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School libraries key in teaching information skills

When school media specialists and educators make an effort to become familiar with the social-networking web sites and technologies that today’s students use each day, they can forge important learning connections with their students: That was one of the key messages to come out of the American Association of School Librarians’ annual conference, held Nov. 5-8 in Charlotte, N.C.

The conference theme, "Rev up learning @ your library," focused on how school library media specialists can help students develop valuable multimedia skills as the role of traditional school libraries changes.

"School library media specialists are crucial to the teaching and learning process," said Cassandra Barnett, AASL president. "It’s not enough for kids to know how to read anymore; they must be savvy in a multitude of literacies essential in managing information."

Barnett said today’s school libraries have become interactive media centers with a plethora of learning tools and opportunities.

"Today’s children must be able to use both print and electronic resources if they are to succeed in the next century–and school librarians are there to help them do it," she added.

Danah Boyd, an authority on online social networking sites, delivered the opening keynote address and encouraged librarians not to be afraid of or intimidated by students’ online activities. Instead, she said, educators should keep the door open for conversations and learning opportunities that might arise from these.

Author James Patterson spoke during a special session of the conference and said school libraries are essential in helping young children cultivate an appreciation for reading, even though the task might be challenging. Library media specialists can help parents choose books for children to get them started on the right path to reading, he said.

Patterson created the web site to help teachers and parents encourage kids to read.

Also during the conference, the Partnership for 21st Century Skills released an updated version of its Milestones for Improving Learning and Education (MILE) Guide, a hands-on tool designed to help districts and schools evaluate their integration of 21st-century skills into current and future practice. (See "New 21st-century skills guide available.")
As information technology becomes a more integral part of student learning and achievement, the role of school libraries and librarians is changing to meet increasing student demands while incorporating traditional library functions.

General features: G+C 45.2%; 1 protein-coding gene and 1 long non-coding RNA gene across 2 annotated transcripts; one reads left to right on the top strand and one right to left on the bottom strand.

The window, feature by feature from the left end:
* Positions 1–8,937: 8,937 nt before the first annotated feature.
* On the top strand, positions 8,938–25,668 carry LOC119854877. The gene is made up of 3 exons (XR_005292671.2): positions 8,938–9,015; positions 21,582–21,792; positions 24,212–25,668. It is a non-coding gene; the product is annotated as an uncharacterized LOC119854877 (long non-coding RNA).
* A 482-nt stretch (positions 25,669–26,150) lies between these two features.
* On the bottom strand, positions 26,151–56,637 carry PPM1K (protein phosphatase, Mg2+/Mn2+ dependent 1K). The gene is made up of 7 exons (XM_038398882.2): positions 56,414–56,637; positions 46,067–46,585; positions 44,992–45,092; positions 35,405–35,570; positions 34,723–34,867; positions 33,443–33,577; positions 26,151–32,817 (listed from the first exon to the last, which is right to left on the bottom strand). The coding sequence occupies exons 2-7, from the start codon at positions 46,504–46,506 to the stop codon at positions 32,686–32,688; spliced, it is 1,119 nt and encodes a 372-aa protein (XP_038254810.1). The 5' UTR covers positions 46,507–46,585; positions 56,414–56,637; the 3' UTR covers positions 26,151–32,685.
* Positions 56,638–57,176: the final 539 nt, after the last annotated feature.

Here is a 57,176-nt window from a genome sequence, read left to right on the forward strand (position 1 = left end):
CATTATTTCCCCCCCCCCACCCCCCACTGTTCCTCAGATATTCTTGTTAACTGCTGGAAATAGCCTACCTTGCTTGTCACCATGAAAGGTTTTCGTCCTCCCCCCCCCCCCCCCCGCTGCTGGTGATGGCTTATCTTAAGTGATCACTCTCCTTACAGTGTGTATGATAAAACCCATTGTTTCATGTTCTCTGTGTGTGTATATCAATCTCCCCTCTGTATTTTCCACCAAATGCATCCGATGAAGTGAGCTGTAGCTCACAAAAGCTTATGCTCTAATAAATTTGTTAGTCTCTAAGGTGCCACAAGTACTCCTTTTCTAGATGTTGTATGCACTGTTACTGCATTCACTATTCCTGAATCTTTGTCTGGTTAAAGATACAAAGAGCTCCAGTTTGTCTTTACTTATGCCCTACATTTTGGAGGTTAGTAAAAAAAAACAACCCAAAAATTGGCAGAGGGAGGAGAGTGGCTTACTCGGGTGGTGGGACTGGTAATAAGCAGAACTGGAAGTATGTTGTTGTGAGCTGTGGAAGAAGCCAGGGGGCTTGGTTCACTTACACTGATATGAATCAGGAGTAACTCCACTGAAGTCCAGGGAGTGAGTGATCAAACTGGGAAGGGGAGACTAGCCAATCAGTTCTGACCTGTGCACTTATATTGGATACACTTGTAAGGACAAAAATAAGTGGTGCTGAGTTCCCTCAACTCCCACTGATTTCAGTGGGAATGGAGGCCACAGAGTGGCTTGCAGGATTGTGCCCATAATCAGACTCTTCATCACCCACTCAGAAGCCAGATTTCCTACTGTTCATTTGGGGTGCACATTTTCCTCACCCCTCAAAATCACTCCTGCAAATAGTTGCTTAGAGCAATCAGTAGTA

"No longer are school libraries just for books; they have become school media centers with computer resources that enable children to engage meaningfully with a wide variety of information," said an AASL publication. "These centers with trained staff support the use of electronic information resources not just in the center, but help to integrate these resources in classrooms and throughout the curriculum."

Ten years ago, school libraries were being used less and less frequently, said Diane Freeman, the librarian at Wossman High School in Monroe, La.–but thanks to a renewed focus on 21st-century skills, the school library has grown in function and use and has once again become a hub of activity within the school.

"Libraries should have been a hub of activity from the very beginning, because they are where all knowledge is found," Freeman said. "Students need not only textbooks, but books in the libraries to widen the scope of their vocabulary and to increase general knowledge."

Wossman’s library sees students before and after school for research and assignments, as well as during free time throughout the day and lunch. Students use the library and its technology to complete homework assignments, check out books, and take Accelerated Reader tests, which–for some students–have become a very lucrative venture.

Freeman gave away three laptop computers at the end of the past school year to students who read between 7 and 8 million words and scored 90 percent or better on the Accelerated Reader tests.

Increased reading is translating into higher grades in the classroom for many students and improved scores for schools as a whole.

Wossman junior Jesse Flunder, who received a free laptop last year, said his determination and perseverance toward his reading goals are helping him in all of his classes.

"It’s really helped me, especially in my English class," he said. "After reading and passing the tests, I am able to comprehend what I’m reading better."

AASL data indicate there are 77,000 public school library media centers, representing 92 percent of all traditional public schools, in the United States. There are 62,364 state-certified library media specialists in public schools and 3,909 in private schools. On average, there is one school librarian for every 953 students.


American Association of School Librarians

Partnership for 21st Century Skills MILE Guide

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